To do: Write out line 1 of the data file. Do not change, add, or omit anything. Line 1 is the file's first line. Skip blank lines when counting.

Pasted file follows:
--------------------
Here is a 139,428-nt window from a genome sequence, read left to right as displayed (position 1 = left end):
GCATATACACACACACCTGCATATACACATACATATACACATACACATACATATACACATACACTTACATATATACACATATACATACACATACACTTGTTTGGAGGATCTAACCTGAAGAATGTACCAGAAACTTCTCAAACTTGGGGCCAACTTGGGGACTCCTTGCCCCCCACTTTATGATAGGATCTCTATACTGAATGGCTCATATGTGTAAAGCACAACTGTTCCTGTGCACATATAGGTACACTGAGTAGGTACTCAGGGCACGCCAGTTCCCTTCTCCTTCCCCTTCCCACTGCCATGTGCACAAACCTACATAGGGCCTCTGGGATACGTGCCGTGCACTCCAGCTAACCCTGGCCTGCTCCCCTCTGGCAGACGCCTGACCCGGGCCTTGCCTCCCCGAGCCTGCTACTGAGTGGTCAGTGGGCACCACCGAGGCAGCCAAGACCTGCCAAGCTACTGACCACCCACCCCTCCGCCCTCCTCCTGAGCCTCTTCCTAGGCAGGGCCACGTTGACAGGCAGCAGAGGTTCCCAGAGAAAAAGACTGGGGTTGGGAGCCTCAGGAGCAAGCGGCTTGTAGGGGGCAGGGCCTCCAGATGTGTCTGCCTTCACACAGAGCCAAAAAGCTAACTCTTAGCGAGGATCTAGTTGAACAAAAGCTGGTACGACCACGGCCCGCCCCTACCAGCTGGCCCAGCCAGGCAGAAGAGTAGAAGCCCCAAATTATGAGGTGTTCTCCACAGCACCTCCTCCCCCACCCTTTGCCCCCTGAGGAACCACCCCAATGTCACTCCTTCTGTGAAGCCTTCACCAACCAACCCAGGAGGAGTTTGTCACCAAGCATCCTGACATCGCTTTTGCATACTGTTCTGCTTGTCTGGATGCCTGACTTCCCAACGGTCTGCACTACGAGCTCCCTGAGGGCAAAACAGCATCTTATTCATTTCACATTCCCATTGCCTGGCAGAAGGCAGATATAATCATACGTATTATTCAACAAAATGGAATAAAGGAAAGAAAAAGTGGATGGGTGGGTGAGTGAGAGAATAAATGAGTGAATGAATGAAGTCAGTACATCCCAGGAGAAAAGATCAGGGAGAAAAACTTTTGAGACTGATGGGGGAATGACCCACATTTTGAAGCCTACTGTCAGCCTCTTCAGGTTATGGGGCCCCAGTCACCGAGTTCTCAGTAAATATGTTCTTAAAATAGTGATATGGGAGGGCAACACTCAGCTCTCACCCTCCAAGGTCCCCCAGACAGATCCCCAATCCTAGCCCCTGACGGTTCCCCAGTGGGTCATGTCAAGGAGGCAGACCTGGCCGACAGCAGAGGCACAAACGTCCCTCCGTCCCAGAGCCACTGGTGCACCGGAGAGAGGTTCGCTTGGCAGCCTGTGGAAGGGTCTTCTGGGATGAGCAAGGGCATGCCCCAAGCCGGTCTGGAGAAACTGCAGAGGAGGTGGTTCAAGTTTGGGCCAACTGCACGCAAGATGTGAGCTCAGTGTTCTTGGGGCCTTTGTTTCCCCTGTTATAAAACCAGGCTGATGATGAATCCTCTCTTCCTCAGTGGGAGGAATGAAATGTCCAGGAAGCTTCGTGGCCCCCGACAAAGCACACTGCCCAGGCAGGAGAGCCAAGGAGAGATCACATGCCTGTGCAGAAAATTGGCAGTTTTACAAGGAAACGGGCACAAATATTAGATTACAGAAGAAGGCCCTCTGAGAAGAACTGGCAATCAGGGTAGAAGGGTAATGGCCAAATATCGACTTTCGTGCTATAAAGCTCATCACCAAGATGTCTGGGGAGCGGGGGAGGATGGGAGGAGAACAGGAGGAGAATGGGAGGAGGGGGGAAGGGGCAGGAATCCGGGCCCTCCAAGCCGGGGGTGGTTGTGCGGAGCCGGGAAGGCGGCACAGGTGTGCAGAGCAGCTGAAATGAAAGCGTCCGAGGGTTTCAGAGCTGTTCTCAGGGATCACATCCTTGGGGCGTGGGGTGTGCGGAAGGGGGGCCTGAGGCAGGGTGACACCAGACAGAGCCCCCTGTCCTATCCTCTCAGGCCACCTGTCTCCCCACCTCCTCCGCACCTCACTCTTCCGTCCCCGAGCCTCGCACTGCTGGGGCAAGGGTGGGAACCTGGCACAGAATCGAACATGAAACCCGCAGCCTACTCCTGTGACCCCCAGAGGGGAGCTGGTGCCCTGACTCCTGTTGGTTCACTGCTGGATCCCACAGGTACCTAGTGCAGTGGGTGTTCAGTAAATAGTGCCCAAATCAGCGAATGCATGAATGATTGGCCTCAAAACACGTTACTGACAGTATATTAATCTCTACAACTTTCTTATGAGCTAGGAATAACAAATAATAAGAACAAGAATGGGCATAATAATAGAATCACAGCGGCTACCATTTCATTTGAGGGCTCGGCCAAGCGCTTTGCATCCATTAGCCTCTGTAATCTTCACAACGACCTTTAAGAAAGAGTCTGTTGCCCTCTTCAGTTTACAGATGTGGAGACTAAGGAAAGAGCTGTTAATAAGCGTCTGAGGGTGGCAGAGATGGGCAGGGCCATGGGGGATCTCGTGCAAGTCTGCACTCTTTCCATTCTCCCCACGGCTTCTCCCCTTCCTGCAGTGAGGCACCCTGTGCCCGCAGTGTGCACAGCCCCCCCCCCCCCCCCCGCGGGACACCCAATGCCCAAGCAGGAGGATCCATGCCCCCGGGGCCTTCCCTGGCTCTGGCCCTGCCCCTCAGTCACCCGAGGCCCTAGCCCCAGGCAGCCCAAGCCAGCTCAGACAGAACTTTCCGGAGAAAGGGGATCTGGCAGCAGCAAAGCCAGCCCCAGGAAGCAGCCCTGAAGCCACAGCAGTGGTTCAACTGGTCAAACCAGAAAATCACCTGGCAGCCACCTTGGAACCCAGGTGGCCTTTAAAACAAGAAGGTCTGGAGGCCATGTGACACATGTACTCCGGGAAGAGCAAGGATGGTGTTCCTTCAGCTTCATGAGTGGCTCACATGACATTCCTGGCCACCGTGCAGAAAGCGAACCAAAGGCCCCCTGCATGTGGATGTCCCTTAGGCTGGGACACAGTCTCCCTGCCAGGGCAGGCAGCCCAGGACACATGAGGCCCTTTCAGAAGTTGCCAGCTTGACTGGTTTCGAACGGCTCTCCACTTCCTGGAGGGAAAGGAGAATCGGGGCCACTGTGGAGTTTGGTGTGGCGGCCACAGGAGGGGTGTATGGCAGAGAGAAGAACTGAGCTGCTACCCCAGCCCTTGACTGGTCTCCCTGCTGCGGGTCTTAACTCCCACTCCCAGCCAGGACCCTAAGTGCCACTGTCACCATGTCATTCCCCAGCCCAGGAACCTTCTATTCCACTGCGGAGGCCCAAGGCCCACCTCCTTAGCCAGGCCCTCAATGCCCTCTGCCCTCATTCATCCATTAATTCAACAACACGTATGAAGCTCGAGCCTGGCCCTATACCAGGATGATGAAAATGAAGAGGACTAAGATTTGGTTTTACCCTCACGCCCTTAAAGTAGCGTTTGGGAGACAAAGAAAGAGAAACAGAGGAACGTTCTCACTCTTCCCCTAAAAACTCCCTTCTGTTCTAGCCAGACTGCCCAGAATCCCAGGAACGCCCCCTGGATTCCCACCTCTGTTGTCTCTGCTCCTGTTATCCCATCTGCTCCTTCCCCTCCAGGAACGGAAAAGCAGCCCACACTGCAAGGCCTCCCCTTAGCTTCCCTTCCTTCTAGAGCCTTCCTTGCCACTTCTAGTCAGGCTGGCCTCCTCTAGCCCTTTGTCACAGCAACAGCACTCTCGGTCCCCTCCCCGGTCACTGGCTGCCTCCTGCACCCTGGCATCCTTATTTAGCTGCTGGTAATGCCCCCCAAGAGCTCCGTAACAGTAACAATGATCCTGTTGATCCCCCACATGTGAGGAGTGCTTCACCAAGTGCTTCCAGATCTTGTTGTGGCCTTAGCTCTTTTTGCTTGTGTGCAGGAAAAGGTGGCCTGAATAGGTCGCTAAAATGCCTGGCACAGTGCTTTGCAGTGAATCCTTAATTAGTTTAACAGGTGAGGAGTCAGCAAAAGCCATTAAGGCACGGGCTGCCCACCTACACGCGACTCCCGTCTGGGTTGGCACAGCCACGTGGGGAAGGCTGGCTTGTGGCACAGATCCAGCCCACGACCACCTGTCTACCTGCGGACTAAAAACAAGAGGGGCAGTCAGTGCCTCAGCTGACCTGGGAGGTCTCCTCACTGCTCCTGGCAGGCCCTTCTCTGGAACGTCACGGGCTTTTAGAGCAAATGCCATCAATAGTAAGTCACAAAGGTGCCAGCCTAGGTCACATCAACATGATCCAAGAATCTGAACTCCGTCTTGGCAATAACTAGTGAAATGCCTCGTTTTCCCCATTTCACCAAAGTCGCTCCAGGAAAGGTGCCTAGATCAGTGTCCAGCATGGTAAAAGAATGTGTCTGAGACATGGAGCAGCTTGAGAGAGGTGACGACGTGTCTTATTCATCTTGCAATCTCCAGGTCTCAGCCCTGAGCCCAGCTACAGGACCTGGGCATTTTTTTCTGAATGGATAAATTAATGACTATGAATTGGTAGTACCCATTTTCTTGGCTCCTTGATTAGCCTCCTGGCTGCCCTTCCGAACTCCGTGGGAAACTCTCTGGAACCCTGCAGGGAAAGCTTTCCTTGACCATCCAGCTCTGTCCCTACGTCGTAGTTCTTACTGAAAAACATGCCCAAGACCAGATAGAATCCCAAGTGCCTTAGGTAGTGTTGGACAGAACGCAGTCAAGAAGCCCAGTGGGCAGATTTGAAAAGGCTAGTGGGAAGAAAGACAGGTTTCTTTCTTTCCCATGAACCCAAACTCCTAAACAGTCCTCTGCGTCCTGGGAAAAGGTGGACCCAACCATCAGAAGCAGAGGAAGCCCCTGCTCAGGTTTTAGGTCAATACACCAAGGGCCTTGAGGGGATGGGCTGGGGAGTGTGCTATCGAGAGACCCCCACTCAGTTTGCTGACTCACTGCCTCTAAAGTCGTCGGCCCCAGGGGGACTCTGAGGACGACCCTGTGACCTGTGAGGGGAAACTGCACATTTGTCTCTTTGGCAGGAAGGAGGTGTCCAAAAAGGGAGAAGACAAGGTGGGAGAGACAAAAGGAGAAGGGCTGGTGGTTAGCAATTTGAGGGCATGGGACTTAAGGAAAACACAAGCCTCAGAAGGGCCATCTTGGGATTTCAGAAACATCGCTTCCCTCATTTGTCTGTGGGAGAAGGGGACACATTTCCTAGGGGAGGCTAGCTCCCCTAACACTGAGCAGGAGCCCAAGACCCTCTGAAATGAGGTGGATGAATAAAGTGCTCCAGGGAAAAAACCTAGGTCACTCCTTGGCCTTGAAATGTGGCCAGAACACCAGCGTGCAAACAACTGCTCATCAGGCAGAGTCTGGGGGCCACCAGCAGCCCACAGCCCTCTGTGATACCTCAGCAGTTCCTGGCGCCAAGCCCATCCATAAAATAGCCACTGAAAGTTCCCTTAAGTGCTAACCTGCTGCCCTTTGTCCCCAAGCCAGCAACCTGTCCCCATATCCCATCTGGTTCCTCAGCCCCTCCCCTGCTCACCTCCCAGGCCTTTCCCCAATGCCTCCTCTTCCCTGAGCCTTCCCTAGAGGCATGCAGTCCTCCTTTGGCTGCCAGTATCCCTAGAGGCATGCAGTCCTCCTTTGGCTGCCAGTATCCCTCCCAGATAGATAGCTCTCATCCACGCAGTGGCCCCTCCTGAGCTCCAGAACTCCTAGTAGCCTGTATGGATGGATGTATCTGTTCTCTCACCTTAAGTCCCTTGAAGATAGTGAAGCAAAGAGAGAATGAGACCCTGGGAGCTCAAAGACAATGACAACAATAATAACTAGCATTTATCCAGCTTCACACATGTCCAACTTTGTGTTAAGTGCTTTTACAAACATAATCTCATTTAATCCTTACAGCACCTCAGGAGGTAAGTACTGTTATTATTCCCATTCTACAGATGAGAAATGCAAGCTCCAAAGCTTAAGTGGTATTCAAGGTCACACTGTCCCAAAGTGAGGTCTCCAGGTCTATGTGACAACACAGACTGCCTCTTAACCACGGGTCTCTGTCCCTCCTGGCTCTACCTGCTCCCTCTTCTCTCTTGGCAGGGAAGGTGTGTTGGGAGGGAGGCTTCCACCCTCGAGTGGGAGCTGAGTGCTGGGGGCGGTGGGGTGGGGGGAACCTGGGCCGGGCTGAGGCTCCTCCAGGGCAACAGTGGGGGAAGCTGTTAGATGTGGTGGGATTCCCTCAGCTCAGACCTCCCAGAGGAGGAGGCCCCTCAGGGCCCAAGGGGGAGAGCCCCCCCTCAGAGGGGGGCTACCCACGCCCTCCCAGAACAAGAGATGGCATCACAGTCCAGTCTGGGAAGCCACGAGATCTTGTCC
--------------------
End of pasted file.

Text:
Here is a 139,428-nt window from a genome sequence, read left to right as displayed (position 1 = left end):